discussed earlier. Equally important, AFDC and allied programs (most notably Medicaid) contain significant financial disincentives for recipients to improve their lot in the work force. The strength of these disincentives has led some policy analysts to assert that these means-tested programs are functioning as poverty-maintenance devices, perhaps with the latent purpose of social control by regulation, rather than as social merging programs.
Although expenditures for AFDC are but a fraction of those allocated to social security, the United States does spend an unusually high proportion of its income-maintenance budget, about 12 percent, on means-tested programs. Only a few other industrial nations come close on this score. One disputed interpretation of this statistic is that the United States has a larger proportion of low-income persons. An alternative interpretation proceeds from the fact that we spend a smaller proportion of gross national product on social insurance forms of income maintenance than do other advanced societies. Perhaps, then, we rely on means-tested programs to meet some needs that other societies address through social insurance. Whether or not this interpretation explains the discrepancy, it raises the notion that a change in the balance of social insurance and means-tested programs might be beneficial. As a concept, social insurance seems truer to American values of self-reliance and individual effort. Social insurance programs, therefore, are more likely to be perceived as fair and would be less politically vulnerable than our present means-tested programs.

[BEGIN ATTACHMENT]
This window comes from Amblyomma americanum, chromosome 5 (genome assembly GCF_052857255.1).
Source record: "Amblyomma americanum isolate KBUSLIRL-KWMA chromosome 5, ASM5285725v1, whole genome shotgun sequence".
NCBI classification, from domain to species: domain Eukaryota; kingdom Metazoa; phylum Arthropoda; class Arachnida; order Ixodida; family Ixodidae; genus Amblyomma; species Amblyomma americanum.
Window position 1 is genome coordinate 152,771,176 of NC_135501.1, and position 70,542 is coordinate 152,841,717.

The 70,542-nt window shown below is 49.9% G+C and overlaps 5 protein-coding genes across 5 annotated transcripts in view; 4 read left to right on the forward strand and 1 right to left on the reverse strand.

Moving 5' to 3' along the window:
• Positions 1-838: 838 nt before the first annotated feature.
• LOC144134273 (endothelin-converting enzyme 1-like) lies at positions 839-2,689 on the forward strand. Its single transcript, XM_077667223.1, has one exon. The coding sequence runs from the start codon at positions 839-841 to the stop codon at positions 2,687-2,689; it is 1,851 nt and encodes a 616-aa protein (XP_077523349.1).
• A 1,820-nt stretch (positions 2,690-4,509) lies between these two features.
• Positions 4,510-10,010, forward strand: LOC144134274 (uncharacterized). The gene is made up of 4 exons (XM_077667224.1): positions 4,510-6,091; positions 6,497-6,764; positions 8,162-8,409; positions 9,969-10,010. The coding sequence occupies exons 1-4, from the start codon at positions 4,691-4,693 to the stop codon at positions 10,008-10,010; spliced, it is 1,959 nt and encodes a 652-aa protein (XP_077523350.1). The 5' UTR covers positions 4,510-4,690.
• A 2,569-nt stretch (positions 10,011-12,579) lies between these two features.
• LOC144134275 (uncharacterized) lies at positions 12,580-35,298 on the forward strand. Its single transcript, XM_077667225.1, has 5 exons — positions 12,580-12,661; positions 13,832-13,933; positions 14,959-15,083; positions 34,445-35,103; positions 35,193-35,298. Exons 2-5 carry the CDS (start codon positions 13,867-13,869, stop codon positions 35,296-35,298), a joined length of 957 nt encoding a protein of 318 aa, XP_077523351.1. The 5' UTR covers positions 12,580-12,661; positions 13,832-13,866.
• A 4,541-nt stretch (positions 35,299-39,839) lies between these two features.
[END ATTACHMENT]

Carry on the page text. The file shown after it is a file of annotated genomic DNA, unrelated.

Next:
From this analysis of resource inadequacy problems, we may conclude that American public policy could be strengthened in three ways. First, because the concept of social insurance is fairly widely accepted and works reasonably well in the American context, social security should be expanded to cover a broader range of both hazards and people. Specifically, people overwhelmed by episodic crises would be covered by social insurance rather than having to apply for means-tested public assistance programs. Second, we need to devise programs that improve the opportunities available to disadvantaged people and provide the incentives and training they need to take advantage of these opportunities. Third, we need some type of income-maintenance and medical program to provide for those people who cannot on their own join the mainstream because of mental illness or retardation, addiction to
various substances, chronic and disabling physical afflictions, and criminality or other serious psychological deficits. Policy recommendations concerning the first two of these enterprises constitute the final goal of this book.